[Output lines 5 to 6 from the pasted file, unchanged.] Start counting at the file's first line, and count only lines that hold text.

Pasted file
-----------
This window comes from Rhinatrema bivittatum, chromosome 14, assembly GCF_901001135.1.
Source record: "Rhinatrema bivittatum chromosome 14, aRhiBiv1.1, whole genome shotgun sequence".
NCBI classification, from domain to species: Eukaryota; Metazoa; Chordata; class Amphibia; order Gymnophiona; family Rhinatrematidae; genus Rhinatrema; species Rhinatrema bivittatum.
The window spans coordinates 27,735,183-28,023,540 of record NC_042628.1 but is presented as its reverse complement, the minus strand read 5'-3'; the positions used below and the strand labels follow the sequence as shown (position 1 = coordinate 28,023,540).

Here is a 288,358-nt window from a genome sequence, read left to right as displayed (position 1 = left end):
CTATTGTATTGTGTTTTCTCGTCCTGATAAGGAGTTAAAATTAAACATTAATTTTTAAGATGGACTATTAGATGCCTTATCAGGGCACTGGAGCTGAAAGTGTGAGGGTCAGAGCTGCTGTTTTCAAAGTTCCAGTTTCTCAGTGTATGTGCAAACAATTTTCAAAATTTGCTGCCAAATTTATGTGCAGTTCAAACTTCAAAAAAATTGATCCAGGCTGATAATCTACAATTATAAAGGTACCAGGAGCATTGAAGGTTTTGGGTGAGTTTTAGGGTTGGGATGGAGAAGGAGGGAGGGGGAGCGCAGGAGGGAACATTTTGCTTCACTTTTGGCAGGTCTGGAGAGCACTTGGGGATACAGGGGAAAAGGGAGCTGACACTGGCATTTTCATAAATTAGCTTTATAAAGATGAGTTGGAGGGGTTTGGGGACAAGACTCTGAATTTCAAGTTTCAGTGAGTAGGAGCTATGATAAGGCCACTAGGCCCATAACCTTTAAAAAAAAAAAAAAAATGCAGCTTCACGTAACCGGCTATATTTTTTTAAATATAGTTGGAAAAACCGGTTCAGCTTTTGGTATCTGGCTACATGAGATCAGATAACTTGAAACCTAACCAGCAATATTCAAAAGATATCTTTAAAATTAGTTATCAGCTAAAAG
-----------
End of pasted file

Here is a 288,358-nt window from a genome sequence, read left to right as displayed (position 1 = left end):
CTATTGTATTGTGTTTTCTCGTCCTGATAAGGAGTTAAAATTAAACATTAATTTTTAAGATGGACTATTAGATGCCTTATCAGGGCACTGGAGCTGAAAGTGTGAGGGTCAGAGCTGCTGTTTTCAAAGTTCCAGTTTCTCAGTGTATGTGCAAACAATTTTCAAAATTTGCTGCCAAATTTATGTGCAGTTCAAACTTCAAAAAAATTGATCCAGGCTGATAATCTACAATTATAAAGGTACCAGGAGCATTGAAGGTTTTGGGTGAGTTTTAGGGTTGGGATGGAGAAGGAGGGAGGGGGAGCGCAGGAGGGAACATTTTGCTTCACTTTTGGCAGGTCTGGAGAGCACTTGGGGATACAGGGGAAAAGGGAGCTGACACTGGCATTTTCATAAATTAGCTTTATAAAGATGAGTTGGAGGGGTTTGGGGACAAGACTCTGAATTTCAAGTTTCAGTGAGTAGGAGCTATGATAAGGCCACTAGGCCCATAACCTTTAAAAAAAAAAAAAAAATGCAGCTTCACGTAACCGGCTATATTTTTTTAAATATAGTTGGAAAAACCGGTTCAGCTTTTGGTATCTGGCTACATGAGATCAGATAACTTGAAACCTAACCAGCAATATTCAAAAGATATCTTTAAAATTAGTTATCAGCTAAAAG